Waylon & Kimmie Nashville 1996 (Alan Messer)
Looking back I marvel now that it never truly occurred to me that we had no more funds with which to produce a recording session with Waylon than we’d had with Willie. I guess I had learned by that point that all you really needed was the studio and the song. Willie had enjoyed recording that way with me pointing out that no matter what we added later it would be impossible to ever “remove the heart from it.” I picked up the phone and called our infamous buddy and mentor Jack “Cowboy” Clement, who had a very trippy fantastic place in Nashville, “The Cowboy Arms Hotel and Recording Spa” and told him the news, explaining that we needed to use his studio and would find the money to pay the engineer but would have to swap him something for the time. Besides having been for a short era Waylon’s brother-in-law the ingenious Cowboy had produced earth-moving records on him (my favorite, “Dreaming My Dreams”) Once I’d made Jack understand that we would also, due to lack of funds, be recording with no band he agreed to let us in under the non-negotiable condition that I hire a bass player to keep us in line. Knowing he was right, I acquiesced to finding the money to pay the legendary Johnny Cash sideman, Joe Allen, whom Cowboy suggested, knowing he was a fan of my singing so might agree to nail down the rhythm for my drummerless session.
A couple of weeks later on the eve of the event we were hanging in a Nashville bar when in walked Townes Van Zandt. With Gracey voicelessly writing to him on the child’s toy “magic slate” explaining that we were in from Austin to record with Waylon at Cowboy’s next day I interjected, “Hey, why don’t you come sing a song with me?” He agreed and it wasn’t until later that I realized I’d just enlisted the Shakespeare of Americana songwriters to record one of my own songs with me the next day without actually having the song. (So much for all you needed was a studio and a song!)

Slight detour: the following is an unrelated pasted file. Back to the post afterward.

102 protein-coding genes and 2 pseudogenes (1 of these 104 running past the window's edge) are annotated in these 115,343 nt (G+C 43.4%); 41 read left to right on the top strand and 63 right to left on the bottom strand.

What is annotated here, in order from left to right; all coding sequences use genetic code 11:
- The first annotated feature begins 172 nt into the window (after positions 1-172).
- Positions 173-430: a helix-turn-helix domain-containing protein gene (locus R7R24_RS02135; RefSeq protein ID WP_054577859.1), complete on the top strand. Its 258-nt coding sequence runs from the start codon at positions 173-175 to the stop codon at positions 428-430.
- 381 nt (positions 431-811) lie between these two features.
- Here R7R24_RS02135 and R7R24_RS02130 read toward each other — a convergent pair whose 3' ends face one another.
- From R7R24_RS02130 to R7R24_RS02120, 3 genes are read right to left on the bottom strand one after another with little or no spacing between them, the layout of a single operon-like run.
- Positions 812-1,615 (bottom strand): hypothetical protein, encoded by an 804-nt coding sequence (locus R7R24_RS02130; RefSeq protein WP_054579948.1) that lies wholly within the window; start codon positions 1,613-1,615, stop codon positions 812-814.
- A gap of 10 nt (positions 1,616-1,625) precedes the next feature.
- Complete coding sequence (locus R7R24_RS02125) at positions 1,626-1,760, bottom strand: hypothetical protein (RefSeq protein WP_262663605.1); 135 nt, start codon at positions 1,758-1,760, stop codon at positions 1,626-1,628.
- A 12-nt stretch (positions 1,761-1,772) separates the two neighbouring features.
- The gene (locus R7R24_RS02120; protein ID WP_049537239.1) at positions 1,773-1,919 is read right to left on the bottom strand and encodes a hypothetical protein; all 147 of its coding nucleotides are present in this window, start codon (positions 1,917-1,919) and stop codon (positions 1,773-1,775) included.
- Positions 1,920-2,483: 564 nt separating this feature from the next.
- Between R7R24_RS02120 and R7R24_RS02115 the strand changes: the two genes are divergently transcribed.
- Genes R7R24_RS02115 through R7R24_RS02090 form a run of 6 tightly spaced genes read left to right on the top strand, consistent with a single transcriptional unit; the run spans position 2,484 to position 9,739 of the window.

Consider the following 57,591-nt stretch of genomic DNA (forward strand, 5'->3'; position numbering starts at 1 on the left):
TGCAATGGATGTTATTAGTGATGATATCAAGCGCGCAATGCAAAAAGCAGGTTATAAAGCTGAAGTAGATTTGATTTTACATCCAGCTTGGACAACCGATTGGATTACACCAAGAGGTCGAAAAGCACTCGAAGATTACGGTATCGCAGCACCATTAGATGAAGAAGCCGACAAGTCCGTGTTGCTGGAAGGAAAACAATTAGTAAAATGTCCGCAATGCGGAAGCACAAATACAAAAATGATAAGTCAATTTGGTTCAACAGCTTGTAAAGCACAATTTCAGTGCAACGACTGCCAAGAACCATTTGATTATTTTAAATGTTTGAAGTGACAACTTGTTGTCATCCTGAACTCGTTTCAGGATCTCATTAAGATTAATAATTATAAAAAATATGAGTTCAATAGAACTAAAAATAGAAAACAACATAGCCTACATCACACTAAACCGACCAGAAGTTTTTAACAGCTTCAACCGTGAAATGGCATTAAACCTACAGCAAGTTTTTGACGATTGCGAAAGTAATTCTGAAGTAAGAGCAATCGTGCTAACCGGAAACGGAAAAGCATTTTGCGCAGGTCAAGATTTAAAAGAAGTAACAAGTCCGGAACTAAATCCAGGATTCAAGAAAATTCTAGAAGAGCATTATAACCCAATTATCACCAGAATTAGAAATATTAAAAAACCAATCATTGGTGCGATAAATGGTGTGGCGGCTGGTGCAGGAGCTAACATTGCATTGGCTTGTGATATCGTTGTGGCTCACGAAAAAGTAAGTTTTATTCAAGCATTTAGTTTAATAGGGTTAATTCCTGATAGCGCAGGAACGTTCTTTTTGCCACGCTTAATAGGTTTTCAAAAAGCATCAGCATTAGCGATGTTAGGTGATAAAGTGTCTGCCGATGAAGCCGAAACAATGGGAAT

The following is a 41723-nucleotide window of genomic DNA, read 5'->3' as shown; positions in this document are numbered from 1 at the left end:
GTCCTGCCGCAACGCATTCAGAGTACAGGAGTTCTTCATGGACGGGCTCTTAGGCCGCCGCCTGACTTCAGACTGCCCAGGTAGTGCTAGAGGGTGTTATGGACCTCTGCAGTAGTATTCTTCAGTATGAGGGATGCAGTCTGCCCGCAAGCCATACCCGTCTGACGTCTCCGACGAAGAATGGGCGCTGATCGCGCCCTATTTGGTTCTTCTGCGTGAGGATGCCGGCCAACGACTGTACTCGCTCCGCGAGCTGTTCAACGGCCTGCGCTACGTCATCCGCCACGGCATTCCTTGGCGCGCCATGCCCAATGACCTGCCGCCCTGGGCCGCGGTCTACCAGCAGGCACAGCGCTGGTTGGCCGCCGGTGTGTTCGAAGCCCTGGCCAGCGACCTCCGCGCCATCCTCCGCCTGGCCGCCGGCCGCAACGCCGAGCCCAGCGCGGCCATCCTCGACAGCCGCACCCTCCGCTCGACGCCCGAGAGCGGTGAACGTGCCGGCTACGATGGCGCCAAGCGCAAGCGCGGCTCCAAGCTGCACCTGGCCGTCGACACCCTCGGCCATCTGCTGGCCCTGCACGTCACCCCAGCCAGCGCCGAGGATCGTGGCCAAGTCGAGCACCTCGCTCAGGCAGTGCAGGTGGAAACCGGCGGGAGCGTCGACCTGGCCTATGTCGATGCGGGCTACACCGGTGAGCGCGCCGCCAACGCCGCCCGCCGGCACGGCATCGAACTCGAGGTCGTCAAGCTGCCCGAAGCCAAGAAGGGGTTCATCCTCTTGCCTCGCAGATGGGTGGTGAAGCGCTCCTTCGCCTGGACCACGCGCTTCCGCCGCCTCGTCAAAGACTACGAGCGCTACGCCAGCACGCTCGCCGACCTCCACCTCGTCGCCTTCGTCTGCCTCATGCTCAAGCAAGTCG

By morning when we arrived at Cowboy’s I’d mused over it and remembered a song I’d written recently titled, “I’m Gonna Fly.” Unlike all the others I’d ever written, I had finished this one without ever really knowing what it was about. When I had reached the end of writing it I did feel that familiar “tone” that assures me I’ve said what I meant to communicate but this time it had been more like when you wake from sleep and can’t remember exactly what you dreamt but know how it made you feel. If that makes any sense, that’s why I decided this song, which was really more of a poem, might be the perfect one to record with Townes. Besides, it was the one I had.
The recordings with Waylon went great (still another story) and my friend, Beth Nielsen Chapman, an incredible songwriter (who as it turned out had been the one who had generously pitched Waylon my song in the first place) was at the session and having mistakenly taken her for an extremely accomplished pianist, I invited her to play on the track with Townes. True to her indomitable spirit and adaptability she excused herself and went into the piano room to practice and invent a part, which became a stunningly simple and beautifully childlike solo bit. By then Townes had arrived in a very drunken and fragile state, though still way cool and quietly sweet and we went into the studio where I timidly began to show him the song. The idea was that Townes and I would play acoustic guitar, Joe Allen bass and Beth piano. All the songs were being recorded all together “live” and in one or two takes. It became immediately apparent that Townes wasn’t going to be able to keep up so Joe Allen graciously offered that we might record the track and then overdub his vocal. Townes was shuffled off into the control room to further imbibe whilst we laid down the track and then Beth and Joe Allen went away and Townes returned.